J-333 / News Editing

Frank E. Fee Jr.

Lecture Recap - Day 4

The most important point from today's class? It is that there is nothing worse than copy editing that introduces an error in someone's story. Don't believe it? Ask the reporter whose story has been soured by a copy editor's "fix."

Have you seen the Dilbert take on copy editing?

And now a word about copy editing
A copy editor brings a fresh look to every story he or she edits. It is the first, and last, chance to find out how good the story is before the readers see it. Your job is to determine whether the story works and, if not, how to fix it.

To quote from my favorite job description source (it's Gannett's, which I helped write), to do the job well the copy editor recognizes important story elements and, where necessary, rearranges them effectively. He or she makes sure the leads are based on proper criteria such as impact, local interest, human interest, timeliness, prominence, uniqueness, or conflict. He or she also makes sure elements such as quotations or statistics are used effectively to support the lede. The copy editor should promptly alert editors to potential problems, and he or she knows how to repair a story and suggest improvements. 

Good copy editing requires that you keep in mind our Rule No. 1 ("Do no harm") and at the same time apply Rule No. 2 ("Don't make the paper late"). Copy editors have a lot to do and seldom enough time to do it, so you have to work fast. But that is not an excuse to work in a vacuum. Talk out the problems; never, ever make a substantive change in a story without talking it over with the writer or his or her editor. (In this class, of course, talk with the instructor if you have a question, not your neighbor.)

When it comes to organizing the story, a good copy editor has to think "beginning, middle and end," and make sure that the elements of the story follow a logical progression. In editing the lede and the body of the story, the copy editor tightens copy and improves grouping of related elements for clarity and readability.

Keep in mind that tight editing is not license to shred the reporter's style. Copy editors may become stakeholders in the story, but it is first, last and always the reporter's story.

Besides the skilled application of the fundamentals of grammar, spelling, punctuation, style and story organization, the copy editor must bring to the job critical judgment, a concern for fairness, and a knowledge of libel, privacy and other media law issues.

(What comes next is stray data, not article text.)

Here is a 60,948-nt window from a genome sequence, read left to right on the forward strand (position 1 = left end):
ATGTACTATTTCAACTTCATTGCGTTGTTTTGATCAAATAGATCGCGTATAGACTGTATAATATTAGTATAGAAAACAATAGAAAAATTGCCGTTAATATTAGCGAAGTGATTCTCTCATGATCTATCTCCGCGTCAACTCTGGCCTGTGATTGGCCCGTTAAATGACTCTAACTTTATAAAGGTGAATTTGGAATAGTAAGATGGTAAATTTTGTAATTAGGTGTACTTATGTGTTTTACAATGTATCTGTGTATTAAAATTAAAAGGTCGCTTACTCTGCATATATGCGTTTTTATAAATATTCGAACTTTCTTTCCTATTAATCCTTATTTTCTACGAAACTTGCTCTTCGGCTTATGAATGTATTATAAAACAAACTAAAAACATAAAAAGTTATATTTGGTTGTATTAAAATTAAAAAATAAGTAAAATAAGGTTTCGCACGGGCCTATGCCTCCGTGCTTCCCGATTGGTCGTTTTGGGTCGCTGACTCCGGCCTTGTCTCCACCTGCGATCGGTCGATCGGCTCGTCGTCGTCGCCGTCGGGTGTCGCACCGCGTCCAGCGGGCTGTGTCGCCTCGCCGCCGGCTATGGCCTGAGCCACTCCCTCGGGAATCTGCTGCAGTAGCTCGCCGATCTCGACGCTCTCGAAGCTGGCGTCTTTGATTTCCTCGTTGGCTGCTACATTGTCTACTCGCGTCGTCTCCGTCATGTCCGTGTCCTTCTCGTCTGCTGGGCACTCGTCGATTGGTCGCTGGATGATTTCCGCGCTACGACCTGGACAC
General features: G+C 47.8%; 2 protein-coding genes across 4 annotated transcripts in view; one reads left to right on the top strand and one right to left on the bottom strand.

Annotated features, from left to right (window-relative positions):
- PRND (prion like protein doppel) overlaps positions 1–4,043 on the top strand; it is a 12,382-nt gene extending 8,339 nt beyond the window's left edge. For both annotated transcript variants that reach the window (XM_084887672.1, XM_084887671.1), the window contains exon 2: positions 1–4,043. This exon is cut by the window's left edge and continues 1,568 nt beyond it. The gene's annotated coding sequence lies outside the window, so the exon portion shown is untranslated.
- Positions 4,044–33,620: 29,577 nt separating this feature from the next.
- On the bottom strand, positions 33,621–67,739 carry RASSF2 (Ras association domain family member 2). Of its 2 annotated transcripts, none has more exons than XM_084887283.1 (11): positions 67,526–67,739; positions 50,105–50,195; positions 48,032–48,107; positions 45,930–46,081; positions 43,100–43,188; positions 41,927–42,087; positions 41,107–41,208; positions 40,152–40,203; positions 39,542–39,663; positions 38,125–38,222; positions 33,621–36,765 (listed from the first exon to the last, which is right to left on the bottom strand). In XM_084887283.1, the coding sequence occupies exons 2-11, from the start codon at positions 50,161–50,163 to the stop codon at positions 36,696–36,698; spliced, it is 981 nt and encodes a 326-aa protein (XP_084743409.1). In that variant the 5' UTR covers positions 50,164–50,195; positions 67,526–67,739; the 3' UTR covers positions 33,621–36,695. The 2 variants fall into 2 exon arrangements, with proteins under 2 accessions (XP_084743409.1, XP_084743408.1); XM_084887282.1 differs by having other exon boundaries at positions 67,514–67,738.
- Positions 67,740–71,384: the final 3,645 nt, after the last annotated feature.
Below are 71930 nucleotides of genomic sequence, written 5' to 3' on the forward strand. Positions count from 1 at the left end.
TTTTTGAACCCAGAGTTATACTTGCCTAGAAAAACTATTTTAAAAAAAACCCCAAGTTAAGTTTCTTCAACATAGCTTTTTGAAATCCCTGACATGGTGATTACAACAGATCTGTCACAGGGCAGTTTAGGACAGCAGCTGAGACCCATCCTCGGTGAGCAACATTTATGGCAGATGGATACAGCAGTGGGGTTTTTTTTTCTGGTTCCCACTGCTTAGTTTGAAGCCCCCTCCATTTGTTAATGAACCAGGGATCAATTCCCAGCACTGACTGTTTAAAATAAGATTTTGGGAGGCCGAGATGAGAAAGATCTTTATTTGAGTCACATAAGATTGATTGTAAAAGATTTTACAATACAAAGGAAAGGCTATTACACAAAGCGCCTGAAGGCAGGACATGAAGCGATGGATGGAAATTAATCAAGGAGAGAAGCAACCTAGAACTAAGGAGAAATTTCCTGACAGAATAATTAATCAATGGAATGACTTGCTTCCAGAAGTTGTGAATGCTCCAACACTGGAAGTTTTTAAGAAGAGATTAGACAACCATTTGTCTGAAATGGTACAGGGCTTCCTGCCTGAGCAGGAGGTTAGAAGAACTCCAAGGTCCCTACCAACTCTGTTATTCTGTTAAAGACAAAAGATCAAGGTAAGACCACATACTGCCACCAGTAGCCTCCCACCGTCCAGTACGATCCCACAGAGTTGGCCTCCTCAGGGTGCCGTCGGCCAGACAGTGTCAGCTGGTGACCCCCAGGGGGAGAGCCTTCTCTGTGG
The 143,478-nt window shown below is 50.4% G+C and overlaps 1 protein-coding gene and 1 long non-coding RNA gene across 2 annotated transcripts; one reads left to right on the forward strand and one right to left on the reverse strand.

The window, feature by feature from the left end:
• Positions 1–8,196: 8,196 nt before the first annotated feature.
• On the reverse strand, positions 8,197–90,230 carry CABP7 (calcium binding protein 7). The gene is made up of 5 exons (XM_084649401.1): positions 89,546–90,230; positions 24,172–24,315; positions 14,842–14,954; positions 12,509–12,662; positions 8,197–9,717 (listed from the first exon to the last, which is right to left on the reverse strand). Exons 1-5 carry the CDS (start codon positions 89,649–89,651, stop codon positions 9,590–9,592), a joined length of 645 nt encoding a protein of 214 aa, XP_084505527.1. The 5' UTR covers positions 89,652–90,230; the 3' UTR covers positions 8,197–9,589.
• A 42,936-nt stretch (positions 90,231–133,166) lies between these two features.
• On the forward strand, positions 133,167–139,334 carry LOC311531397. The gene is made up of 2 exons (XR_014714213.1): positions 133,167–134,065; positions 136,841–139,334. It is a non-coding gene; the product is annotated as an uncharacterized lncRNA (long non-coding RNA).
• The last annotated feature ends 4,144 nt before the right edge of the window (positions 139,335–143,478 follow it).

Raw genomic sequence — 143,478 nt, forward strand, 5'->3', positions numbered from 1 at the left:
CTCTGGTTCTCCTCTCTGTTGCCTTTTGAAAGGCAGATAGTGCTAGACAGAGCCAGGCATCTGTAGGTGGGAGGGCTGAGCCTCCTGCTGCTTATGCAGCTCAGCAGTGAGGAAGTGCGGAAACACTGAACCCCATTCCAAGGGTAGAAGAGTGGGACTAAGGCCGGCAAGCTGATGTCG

Sound like a demanding job? It is! Here are some tips on how to go about it:
(1) First, size up the story. Read the entire story at least once -- before you start "fixing" anything. Get to know what the story is about, what the writer seemed to have in mind and what problems you may be dealing with. Among questions you may ask is whether this is the right organization for the facts. Is the Inverted Pyramid the best approach to the story? Would one of the alternative forms be better? Is this a first-day story masquerading as a follow-up story or does it break new ground? Based on your own knowledge of the community and the news, is the story on target?
(2) Once you have a good grasp of what the story is saying and a general idea of how well it is saying it, you move into the lede. What does the lede need? Does it grab the reader with crisp, interesting language? Does it get bogged down in long sentences that try to say EVERYTHING? Is it informative? Does it orient the reader the way a road map would at the start of a journey? The copy editor must do what it takes to make the lede compelling and valuable to readers.
(3) From the lede, the next concern is the body of the story. Among key questions here is whether the story supports the lede. Remember that this "middle" must work with its beginning. Don't make promises in the lede that the story can't keep.
Of course, all the way through you are looking for ways to tighten the sentences and protect against inflated, meaningless quotes, redundancy and irrelevant detail.
(4) Once you have edited the story, take another spin through it. Does it read well? Is it better than when you started? Did moving grafs around lose first references to anyone? The final read is critical because it is very easy to tinker with something and have it come out wrong. This is your chance to backstop yourself.
We will be talking about some of these points in detail in the next few classes. But if you have any questions, be sure to ask now.



Coming Up
Don't forget that Topic Paper No. 2, EDITING 1, is due at the beginning of class Day 6. Also, that the 50 common writing errors quiz is on Day 5. This will be a closed-book quiz from pp. I/4-10 in your lab manual.



Special Offer -- Held Over! 

Anyone who would like some extra help with the basics of the Mac computers in Room 001 should get in touch with me soon.
Likewise, anyone having trouble with basic Internet searches can stop by for some additional coaching. Call ahead (3-9851) to set up a time.



Comments? Questions? Call 593-9851 (o) or 594-5251 (h), or send me an e-mail message for virtual office hours. Or, stop in for a real visit. You're always welcome.

-- Frank Fee